Author(s): Jones PA
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Abstract DNA methylation is frequently described as a 'silencing' epigenetic mark, and indeed this function of 5-methylcytosine was originally proposed in the 1970s. Now, thanks to improved genome-scale mapping of methylation, we can evaluate DNA methylation in different genomic contexts: transcriptional start sites with or without CpG islands, in gene bodies, at regulatory elements and at repeat sequences. The emerging picture is that the function of DNA methylation seems to vary with context, and the relationship between DNA methylation and transcription is more nuanced than we realized at first. Improving our understanding of the functions of DNA methylation is necessary for interpreting changes in this mark that are observed in diseases such as cancer.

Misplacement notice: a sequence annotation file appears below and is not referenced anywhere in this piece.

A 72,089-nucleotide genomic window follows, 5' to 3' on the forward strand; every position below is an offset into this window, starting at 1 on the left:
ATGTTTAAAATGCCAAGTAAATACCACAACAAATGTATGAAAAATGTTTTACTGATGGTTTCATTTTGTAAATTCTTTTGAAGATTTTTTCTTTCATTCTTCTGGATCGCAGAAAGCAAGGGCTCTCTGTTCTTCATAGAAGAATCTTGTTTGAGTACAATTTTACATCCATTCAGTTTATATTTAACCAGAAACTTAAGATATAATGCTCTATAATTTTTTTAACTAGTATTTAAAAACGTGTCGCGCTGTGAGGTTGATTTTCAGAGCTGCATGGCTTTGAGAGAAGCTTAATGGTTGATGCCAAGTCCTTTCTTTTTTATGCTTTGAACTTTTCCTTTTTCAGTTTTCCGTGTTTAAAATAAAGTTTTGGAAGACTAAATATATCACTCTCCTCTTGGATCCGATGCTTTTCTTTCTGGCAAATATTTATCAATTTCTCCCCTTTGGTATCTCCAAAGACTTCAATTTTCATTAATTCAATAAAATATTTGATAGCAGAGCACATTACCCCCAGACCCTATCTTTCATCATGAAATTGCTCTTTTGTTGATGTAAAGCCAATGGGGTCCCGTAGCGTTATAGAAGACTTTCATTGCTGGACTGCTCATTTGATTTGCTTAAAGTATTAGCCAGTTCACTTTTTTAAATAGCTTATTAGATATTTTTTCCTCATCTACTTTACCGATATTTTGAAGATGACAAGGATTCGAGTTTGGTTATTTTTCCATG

This article was published in Nat Rev Genet
and referenced in Journal of Cancer Science & Therapy